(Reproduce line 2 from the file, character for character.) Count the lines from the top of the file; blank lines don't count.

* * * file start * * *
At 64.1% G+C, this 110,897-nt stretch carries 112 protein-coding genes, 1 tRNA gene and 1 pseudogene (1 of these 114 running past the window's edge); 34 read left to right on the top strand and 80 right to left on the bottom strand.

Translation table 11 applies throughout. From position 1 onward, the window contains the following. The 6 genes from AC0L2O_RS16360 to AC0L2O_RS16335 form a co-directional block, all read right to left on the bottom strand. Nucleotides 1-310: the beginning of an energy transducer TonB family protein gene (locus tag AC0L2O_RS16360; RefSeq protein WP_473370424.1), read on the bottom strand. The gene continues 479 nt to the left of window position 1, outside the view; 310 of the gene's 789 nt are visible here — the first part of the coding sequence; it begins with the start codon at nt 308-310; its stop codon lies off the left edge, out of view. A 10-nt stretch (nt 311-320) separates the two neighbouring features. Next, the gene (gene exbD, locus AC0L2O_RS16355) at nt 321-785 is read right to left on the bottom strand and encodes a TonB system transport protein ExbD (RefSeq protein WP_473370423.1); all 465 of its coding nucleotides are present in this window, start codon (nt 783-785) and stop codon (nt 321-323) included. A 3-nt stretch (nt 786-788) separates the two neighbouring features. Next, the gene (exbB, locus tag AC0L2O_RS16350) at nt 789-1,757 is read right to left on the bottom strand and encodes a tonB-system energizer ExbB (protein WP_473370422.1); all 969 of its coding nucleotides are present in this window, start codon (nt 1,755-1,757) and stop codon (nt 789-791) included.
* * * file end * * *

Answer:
Translation table 11 applies throughout. From position 1 onward, the window contains the following. The 6 genes from AC0L2O_RS16360 to AC0L2O_RS16335 form a co-directional block, all read right to left on the bottom strand. Nucleotides 1-310: the beginning of an energy transducer TonB family protein gene (locus tag AC0L2O_RS16360; RefSeq protein WP_473370424.1), read on the bottom strand. The gene continues 479 nt to the left of window position 1, outside the view; 310 of the gene's 789 nt are visible here — the first part of the coding sequence; it begins with the start codon at nt 308-310; its stop codon lies off the left edge, out of view. A 10-nt stretch (nt 311-320) separates the two neighbouring features. Next, the gene (gene exbD, locus AC0L2O_RS16355) at nt 321-785 is read right to left on the bottom strand and encodes a TonB system transport protein ExbD (RefSeq protein WP_473370423.1); all 465 of its coding nucleotides are present in this window, start codon (nt 783-785) and stop codon (nt 321-323) included. A 3-nt stretch (nt 786-788) separates the two neighbouring features. Next, the gene (exbB, locus tag AC0L2O_RS16350) at nt 789-1,757 is read right to left on the bottom strand and encodes a tonB-system energizer ExbB (protein WP_473370422.1); all 969 of its coding nucleotides are present in this window, start codon (nt 1,755-1,757) and stop codon (nt 789-791) included.